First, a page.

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stitchjones1971
02-07-2007, 07:34 AM
I've been flying the Zero around and I get the engine overheat warning more often than not. I see there are different radiator postions (2, 4, 6, 8, OPEN and CLOSED).

1) Does having the radiator open affect performance?
2) What are the differences in these postions?
3) Does anyone have any techniques as to when to use it and when not to use it?

Thanks!!

TgD Thunderbolt56
02-07-2007, 07:53 AM
I keep the rad closed when climbing out. Once I get some decent altitude (maybe 2k), I'll open my rad ALL THE WAY and throttle back to about 85% to avoid overheat. I then climb a bit more shallow and try to keep my airspeed up. Once I'm at the altitude I want, I close my rad as long as my throttle isn't over 85%. This way, I can throttle up in an engagement and not overheat for at least a few minutes.

The use of the stepped radiator does effect performance and DOES effect the rate at which your engine will overheat but in my experience, it much better to practice a bit of preventive maintenance and not allow your engine to overheat in the first place. Because needing to breathe your engine and cool it down in the middle of a fight is the last thing you want.


TB

Chris0382
02-07-2007, 07:56 AM
Dont mean to hijack but can the radiator opening and closing effects be seen with a temp guage.

R988z
02-07-2007, 08:09 AM
Originally posted by stitchjones1971:
I've been flying the Zero around and I get the engine overheat warning more often than not. I see there are different radiator postions (2, 4, 6, 8, OPEN and CLOSED).

1) Does having the radiator open affect performance?
2) What are the differences in these postions?
3) Does anyone have any techniques as to when to use it and when not to use it?

Thanks!!

1. yes it creates more drag, so slower top speed when it is open. Some aircraft seem more affected than others. The 109F onwards with the split flap radiator tends to be quite noticeable. You particularly notice at cruise when the difference between radiator open and radiator closed is probably a good 20-30km/h.

2. I've always assumed:
closed = closed (believe it or not!)
pos. 2 = 25% open,
pos. 4 = half open,
pos. 6 = 75% open,
pos. 8 = 100% open
open = 100% open
auto = open most of the time anyway.

although it might be that pos 2 = 20%, 4 = 40%, 8 =80% and open is fully open, I've never really checked but it's not that critical a difference.

3) Generally keep radiator open from the time you start the engine and most of the climb.
When you throttle back for cruise keep the radiator closed or position 2. When you need maximum speed (whether dive or straight line) keep it closed. After you have done some full throttle combat for a few minutes, throttle back and open radiator to either half or even full, let the engine cool. Much better to prevent the overheat than wait for the message. Once it has overheated it will do so again quickly. When landing it's a good idea to open radiators as well, to create some extra drag to assist the slow down.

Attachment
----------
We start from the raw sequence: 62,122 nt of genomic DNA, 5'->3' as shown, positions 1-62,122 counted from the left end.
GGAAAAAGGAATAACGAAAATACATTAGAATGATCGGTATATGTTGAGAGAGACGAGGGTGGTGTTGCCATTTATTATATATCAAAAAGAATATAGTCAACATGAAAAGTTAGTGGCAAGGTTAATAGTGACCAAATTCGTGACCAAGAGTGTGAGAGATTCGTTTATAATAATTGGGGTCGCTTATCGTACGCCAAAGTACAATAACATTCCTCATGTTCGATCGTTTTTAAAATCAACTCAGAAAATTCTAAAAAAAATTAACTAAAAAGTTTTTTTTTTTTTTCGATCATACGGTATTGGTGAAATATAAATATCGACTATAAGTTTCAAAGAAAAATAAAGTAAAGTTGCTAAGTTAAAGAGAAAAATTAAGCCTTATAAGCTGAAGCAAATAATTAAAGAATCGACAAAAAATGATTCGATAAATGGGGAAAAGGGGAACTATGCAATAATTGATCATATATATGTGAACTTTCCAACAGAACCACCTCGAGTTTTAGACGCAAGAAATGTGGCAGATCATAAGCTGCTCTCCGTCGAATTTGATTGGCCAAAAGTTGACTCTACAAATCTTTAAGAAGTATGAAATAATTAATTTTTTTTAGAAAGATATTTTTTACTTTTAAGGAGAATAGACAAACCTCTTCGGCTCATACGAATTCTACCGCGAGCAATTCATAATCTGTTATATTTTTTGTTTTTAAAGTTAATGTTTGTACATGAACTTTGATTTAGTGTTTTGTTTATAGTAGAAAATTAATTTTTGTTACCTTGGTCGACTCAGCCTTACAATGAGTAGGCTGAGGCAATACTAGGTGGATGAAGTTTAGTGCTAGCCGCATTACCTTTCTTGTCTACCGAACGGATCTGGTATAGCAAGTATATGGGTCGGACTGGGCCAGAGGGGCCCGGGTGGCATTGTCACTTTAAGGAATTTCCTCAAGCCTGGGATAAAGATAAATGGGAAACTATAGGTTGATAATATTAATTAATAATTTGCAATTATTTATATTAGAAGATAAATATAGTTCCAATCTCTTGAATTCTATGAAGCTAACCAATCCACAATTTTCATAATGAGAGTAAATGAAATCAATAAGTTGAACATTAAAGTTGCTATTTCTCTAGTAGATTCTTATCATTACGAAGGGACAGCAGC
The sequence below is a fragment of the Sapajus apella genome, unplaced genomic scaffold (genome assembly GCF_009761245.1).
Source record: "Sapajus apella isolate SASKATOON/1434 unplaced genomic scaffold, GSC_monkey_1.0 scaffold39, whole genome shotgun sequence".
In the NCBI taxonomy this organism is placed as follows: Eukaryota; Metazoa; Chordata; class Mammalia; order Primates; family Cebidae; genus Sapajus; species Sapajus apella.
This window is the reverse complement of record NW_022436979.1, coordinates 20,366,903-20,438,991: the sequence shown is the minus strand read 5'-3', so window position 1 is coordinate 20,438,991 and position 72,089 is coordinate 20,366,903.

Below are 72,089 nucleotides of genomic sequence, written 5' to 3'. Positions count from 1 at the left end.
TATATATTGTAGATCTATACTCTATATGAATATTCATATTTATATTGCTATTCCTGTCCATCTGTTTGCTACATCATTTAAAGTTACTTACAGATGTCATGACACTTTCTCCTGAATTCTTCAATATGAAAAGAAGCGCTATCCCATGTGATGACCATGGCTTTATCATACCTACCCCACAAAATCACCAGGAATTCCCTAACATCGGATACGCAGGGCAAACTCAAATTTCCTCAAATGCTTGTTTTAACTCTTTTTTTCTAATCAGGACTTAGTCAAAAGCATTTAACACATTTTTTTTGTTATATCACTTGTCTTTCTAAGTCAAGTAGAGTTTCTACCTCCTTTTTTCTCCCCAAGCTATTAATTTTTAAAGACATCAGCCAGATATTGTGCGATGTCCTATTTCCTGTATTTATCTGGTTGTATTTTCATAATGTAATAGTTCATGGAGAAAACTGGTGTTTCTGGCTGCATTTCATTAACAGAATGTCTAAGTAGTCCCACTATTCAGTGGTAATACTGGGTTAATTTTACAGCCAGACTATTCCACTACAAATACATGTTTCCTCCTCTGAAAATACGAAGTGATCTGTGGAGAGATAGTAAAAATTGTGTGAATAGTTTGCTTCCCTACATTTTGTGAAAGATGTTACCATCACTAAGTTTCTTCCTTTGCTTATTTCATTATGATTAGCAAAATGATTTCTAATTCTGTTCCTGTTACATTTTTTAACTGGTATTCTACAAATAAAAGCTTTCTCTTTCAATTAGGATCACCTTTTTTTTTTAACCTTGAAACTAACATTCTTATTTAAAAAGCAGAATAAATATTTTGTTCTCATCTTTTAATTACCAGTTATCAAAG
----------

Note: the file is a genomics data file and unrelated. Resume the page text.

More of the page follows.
It also helps to to set prop pitch at a lower percentage to help stave off overheat, around 85% on a Zero is fine in my experience, set it lower for long distance cruise, higher for close combat.

The higher you are and the faster you are going the better the cooling usually. It's mainly low speed turn and burning at constant full throttle and high prop pitch settings that cause overheat problems.

Some R2800 powered aircraft like the P-47 and Hellcat don't have functioning radiators from what I understand (a game bug) and so you are best to leave these closed all the time and keep throttle settings lower in cruise. Those big torquey engines love the lower prop pitch settings anyway.

Later model spitfires just have a huge radiators that you can't open or close, it works well enough that it rarely overheats even with savage use of the throttle.

Mosquitos also have only two settings, open and closed.

the Bf109E/Z with nitrous will overheat when you hit the Nitrous injection at too low an altitude, this pretty much kills your engine, no amount of radiator fiddling will fix this.

The jets dont have any radiators (obviously) but you will still get overheat in some situations. Usually this is when you are going to slowly with too high a throttle setting. Keep throttle below 80% when climbing after take off in a jet and wait for speed to get to around 500km/h or so and a decent altitude. Once you are going this fast then you can use full throttle if need be without overheating worries. Just be mindful that if your speed drops again and you keep throttle on high it will likely overheat again.

That's all the quirks I can think of that are in this game in regard to cooling systems.

major_setback
02-07-2007, 09:07 AM
I notice I can turn a bit tighter, and generally find aircraft more manoeuvrable with the radiator closed.
I leave it open whenever possible, closing it before combat.